Here is where the rubber meets the road. Your son has gone through his years of youth lacrosse and is about to attend his local or private high school. He has been to every camp, off-season workout and is ready to take on the JV team of every other school they might play. Reality check is that he might not make the team. There are more kids playing the game at a young age and not many high schools adding the sport. Therefore, not enough spots exist for all the kids playing our sport.
Other reality check-he may not play. High school coaches are going to win, no matter what. It is merit-based play. Your son is good enough or he is not. Is there a place for that kid that busts his ass to the ground ball-yes, but it is not on the starting attack line. He should nonetheless practice like he will play the next day. Injuries happen all the time. Grades can slip, eliminating eligibility. Some players get lazy. Some are great tryout players. Be ready.
Simple truths of high school lacrosse that will help with the transition:
1. There are no minimum play rules. Kids may play in "mop up" times, but that is an opportunity to shine. Do what the coach wants. If he wants you to go to the cage, do it. If he wants no shots on goal, don't shoot. I promise there is no faster way to get out of the game than to fail to follow directions.
2. Winning means more in high school. School pride, regional/national ranking, tv interviews are all things that can come with winning. None of these things come with losing or barely winning against a team that is not in the same class. There are kids that simply want to be on a winning team and that is ok. There are others that want to play, win or lose-that is ok, too. Parents-be ok with whatever type of kid you have.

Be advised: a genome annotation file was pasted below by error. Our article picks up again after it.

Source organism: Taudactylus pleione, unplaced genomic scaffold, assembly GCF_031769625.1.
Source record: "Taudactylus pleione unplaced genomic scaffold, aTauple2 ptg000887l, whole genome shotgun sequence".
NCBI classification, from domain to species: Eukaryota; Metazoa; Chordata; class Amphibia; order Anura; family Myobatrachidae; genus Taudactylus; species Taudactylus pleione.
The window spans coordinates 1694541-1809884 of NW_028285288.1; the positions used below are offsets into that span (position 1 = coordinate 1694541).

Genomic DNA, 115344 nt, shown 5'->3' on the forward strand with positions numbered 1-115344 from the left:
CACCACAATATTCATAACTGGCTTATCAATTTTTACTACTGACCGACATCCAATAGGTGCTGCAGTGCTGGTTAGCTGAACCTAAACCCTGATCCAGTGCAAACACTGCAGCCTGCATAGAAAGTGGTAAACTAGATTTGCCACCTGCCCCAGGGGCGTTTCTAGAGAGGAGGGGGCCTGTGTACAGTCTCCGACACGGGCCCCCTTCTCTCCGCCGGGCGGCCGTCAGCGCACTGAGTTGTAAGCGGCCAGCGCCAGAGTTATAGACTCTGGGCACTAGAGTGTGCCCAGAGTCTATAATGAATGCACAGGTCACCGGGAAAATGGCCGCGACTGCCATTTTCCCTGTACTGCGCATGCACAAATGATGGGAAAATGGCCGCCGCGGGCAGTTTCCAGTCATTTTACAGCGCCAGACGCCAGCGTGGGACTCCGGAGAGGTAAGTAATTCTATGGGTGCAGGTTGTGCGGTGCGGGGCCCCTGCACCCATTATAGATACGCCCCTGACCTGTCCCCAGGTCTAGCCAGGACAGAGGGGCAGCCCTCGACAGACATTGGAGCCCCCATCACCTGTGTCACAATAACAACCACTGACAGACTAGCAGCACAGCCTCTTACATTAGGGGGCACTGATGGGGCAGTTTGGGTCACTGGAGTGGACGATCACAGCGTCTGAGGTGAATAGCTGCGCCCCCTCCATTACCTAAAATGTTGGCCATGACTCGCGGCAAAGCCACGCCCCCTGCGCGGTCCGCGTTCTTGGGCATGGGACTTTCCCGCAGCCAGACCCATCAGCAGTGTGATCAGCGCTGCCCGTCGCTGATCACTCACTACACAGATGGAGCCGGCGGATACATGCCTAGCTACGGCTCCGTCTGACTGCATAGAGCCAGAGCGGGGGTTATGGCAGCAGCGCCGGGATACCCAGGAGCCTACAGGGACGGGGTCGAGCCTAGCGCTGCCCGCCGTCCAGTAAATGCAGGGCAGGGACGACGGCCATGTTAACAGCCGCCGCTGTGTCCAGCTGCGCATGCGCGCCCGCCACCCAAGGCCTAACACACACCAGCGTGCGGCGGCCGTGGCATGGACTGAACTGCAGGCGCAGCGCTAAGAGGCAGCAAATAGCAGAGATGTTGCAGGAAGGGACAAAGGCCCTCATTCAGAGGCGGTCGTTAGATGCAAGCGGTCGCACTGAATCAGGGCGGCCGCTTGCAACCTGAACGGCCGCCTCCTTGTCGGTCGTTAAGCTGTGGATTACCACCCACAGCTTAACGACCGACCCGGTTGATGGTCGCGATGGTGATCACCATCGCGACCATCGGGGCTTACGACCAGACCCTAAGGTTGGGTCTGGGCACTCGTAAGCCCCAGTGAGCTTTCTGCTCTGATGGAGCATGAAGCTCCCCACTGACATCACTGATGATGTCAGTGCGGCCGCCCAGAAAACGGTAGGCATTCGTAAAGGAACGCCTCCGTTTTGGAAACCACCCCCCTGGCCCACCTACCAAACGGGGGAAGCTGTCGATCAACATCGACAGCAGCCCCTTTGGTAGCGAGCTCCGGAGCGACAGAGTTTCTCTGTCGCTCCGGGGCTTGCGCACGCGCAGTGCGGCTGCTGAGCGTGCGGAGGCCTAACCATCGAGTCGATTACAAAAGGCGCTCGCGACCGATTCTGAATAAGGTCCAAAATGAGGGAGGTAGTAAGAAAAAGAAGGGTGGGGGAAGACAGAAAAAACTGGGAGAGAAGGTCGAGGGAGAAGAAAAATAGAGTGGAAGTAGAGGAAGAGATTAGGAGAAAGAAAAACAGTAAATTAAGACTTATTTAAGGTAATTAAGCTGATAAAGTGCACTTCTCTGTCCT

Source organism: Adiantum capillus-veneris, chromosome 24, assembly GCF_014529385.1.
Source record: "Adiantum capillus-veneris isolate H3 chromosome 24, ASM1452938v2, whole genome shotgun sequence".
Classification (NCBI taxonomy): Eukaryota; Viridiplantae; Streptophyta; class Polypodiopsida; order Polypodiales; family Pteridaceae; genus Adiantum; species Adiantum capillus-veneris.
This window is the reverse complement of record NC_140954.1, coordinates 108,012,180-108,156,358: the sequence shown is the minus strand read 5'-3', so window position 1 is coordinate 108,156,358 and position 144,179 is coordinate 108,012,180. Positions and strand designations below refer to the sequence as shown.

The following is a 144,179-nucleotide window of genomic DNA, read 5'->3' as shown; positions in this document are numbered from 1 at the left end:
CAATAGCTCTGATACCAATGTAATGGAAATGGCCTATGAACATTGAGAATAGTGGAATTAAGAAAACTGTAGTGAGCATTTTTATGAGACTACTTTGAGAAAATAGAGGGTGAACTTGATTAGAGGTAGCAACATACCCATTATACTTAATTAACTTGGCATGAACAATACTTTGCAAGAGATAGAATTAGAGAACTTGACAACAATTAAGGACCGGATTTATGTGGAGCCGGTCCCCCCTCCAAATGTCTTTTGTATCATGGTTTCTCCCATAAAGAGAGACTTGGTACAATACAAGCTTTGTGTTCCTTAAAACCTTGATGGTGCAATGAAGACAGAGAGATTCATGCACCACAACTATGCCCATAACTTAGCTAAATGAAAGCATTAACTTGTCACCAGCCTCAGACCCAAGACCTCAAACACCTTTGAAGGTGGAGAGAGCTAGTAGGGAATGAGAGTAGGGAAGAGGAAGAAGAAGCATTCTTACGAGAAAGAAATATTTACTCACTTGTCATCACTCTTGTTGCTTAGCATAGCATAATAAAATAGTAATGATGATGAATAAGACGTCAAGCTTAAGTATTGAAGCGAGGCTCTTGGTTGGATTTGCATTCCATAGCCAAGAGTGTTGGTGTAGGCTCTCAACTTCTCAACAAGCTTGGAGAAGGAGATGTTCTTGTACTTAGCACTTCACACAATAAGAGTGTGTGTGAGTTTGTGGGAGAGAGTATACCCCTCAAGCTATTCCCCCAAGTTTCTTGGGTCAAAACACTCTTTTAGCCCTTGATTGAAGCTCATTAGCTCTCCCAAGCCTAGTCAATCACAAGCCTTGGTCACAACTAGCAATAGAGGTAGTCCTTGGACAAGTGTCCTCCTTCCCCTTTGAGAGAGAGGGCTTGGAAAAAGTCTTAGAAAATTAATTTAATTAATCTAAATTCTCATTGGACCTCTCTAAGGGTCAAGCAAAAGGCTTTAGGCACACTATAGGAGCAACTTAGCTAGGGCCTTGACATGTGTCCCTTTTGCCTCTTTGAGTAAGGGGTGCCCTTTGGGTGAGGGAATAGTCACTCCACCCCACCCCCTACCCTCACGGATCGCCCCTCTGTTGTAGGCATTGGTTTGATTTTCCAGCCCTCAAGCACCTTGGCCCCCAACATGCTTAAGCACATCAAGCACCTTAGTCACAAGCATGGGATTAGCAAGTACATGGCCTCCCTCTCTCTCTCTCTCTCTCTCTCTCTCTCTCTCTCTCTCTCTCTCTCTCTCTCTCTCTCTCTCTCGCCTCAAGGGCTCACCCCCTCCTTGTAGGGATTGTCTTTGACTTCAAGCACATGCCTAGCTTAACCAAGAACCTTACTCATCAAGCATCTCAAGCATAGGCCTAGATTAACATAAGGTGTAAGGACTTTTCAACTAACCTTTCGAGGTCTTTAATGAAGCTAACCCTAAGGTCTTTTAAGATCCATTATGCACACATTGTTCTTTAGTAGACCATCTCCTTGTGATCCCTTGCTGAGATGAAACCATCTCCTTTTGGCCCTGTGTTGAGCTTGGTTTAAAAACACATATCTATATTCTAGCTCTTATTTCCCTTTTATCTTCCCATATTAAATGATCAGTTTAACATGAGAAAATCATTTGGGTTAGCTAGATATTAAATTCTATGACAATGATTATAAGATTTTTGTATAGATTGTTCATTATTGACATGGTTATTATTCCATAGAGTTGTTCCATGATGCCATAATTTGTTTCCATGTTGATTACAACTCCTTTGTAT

3. No coach wants to cut kids. As I mentioned, there are not enough teams out there. The private schools, in particular, are inundated with kids that want to play. There are typically only 2 teams (JV and Varsity). The issue is that 30 kids on a team is a lot, 35 is a whole lot and 40 is essentially unmanageable. The simple formula is 6 attack, 1 a/m, 12 mids, 6 defenders, 2 lsm and 2 goalies. That is 28 kids. I guarantee that only 17 or 18 play in a game that has meaning, maybe less with injuries. Coaches want to play kids, but they have the priority to win first.
4. Most importantly, don't give up. If your son gets cut from the team as a freshman-go play high school club ball. It can still be competitive and the more they have the stick in their hand the better. Be supportive and go watch the high school play and find your place. If the team has a great X attack, don't look at that position. If they can't win a face-off, that is an opportunity. This goes for the players that made the team as well. There is always someone right behind you ready to take your spot. You earned the position by working hard and perfecting your craft. Keep it up, because the kid that got cut, has more time to practice getting better than you do.